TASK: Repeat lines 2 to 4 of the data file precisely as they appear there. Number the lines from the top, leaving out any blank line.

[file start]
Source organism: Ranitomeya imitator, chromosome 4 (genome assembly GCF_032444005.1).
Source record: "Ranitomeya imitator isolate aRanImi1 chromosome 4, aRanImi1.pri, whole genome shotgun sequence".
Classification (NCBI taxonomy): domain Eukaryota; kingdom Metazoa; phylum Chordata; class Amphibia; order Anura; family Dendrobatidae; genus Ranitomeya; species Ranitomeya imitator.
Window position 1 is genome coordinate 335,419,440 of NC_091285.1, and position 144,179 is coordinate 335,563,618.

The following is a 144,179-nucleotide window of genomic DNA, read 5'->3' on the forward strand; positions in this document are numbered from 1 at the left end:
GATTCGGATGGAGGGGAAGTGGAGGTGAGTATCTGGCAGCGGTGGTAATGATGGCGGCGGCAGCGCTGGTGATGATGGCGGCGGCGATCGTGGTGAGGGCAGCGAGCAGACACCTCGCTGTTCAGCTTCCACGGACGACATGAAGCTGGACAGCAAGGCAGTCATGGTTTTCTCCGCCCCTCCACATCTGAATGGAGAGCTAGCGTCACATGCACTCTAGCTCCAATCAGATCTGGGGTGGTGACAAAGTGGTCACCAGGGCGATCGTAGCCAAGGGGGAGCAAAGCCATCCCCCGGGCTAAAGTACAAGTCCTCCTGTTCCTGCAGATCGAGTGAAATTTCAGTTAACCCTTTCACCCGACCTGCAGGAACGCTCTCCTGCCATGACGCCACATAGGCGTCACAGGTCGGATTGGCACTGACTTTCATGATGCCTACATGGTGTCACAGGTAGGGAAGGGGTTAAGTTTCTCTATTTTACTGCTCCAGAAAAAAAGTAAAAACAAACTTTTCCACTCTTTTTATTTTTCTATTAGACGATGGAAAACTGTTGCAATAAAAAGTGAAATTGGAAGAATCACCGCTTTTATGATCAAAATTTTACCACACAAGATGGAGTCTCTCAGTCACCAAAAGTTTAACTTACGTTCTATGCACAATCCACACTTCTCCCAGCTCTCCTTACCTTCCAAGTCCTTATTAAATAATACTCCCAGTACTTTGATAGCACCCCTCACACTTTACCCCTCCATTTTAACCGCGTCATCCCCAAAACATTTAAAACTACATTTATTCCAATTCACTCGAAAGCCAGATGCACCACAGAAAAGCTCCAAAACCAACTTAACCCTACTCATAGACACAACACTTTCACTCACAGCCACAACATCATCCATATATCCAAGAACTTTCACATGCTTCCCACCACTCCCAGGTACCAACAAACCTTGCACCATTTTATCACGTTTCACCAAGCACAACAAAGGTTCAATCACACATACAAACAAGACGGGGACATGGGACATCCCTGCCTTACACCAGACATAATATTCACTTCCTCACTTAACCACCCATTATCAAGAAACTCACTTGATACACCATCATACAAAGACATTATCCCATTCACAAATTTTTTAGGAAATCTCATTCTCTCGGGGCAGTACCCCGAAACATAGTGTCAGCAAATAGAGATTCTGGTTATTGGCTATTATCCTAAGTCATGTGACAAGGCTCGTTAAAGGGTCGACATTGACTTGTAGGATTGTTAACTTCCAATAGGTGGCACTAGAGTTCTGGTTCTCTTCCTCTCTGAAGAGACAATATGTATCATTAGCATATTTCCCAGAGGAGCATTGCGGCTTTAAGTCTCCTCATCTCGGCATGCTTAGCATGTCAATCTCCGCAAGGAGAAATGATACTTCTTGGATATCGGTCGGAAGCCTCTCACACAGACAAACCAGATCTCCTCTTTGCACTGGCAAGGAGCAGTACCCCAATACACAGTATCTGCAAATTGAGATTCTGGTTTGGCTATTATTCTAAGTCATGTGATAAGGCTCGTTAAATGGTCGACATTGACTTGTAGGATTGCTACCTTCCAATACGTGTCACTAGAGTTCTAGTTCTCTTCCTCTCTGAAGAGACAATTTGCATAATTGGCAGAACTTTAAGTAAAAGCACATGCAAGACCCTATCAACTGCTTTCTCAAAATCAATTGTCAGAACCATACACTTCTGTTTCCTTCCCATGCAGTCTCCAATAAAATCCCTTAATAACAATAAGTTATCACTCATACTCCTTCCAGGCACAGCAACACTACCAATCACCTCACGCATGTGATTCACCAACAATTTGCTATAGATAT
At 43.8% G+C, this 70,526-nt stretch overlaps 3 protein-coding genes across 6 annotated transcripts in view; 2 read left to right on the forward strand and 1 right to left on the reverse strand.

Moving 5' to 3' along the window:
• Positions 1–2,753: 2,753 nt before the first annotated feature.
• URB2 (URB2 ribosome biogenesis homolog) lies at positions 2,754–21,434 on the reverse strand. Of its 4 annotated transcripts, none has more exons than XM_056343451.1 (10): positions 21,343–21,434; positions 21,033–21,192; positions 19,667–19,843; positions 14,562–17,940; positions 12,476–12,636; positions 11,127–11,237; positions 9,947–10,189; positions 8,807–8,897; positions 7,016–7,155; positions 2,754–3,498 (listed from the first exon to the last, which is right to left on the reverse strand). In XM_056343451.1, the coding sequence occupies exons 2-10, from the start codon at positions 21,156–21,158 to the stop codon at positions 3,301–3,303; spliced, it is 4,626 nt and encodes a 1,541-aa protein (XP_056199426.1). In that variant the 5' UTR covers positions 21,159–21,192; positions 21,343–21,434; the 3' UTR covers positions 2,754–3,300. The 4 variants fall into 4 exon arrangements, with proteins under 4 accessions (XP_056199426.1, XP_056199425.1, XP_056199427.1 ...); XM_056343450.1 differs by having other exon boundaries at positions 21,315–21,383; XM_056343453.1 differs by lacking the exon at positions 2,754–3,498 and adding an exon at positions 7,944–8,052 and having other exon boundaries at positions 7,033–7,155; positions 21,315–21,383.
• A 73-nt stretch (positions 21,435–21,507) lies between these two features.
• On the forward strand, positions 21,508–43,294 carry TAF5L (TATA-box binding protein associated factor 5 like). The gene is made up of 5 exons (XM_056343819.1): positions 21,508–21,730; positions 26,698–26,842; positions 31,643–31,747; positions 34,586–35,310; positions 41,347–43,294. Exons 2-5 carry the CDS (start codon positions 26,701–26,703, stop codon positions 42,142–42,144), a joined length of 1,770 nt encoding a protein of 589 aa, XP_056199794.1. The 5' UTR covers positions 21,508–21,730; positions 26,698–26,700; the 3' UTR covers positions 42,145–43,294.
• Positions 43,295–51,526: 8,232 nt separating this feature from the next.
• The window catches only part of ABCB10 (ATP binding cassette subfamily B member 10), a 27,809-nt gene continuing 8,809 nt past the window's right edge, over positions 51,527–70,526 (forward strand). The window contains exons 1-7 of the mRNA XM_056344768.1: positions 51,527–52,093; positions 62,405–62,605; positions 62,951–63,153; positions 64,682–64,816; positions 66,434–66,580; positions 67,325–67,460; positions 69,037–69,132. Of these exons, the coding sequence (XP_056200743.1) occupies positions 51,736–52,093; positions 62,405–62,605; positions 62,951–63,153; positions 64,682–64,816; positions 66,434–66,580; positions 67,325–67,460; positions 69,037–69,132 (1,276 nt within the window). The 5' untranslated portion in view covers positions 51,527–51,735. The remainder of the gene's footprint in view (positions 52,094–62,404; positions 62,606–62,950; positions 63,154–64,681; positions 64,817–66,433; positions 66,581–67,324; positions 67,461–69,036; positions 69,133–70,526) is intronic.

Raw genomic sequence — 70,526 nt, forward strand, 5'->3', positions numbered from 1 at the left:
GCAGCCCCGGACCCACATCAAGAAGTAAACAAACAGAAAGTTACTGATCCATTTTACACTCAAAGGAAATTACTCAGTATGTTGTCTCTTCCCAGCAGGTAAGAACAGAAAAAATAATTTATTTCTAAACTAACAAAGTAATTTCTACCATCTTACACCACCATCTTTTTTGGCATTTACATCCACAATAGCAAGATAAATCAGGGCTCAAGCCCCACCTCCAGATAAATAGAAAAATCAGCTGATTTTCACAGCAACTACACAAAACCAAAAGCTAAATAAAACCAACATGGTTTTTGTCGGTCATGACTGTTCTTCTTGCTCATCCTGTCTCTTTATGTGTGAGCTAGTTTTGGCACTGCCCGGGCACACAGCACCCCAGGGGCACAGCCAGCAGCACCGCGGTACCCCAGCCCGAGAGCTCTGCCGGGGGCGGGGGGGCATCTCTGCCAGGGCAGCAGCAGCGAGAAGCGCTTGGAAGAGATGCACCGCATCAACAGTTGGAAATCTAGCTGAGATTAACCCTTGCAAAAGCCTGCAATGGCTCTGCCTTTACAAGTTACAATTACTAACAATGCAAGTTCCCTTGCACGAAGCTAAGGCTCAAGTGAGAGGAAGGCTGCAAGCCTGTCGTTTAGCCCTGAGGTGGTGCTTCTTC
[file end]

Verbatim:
Source record: "Ranitomeya imitator isolate aRanImi1 chromosome 4, aRanImi1.pri, whole genome shotgun sequence".
Classification (NCBI taxonomy): domain Eukaryota; kingdom Metazoa; phylum Chordata; class Amphibia; order Anura; family Dendrobatidae; genus Ranitomeya; species Ranitomeya imitator.
Window position 1 is genome coordinate 335,419,440 of NC_091285.1, and position 144,179 is coordinate 335,563,618.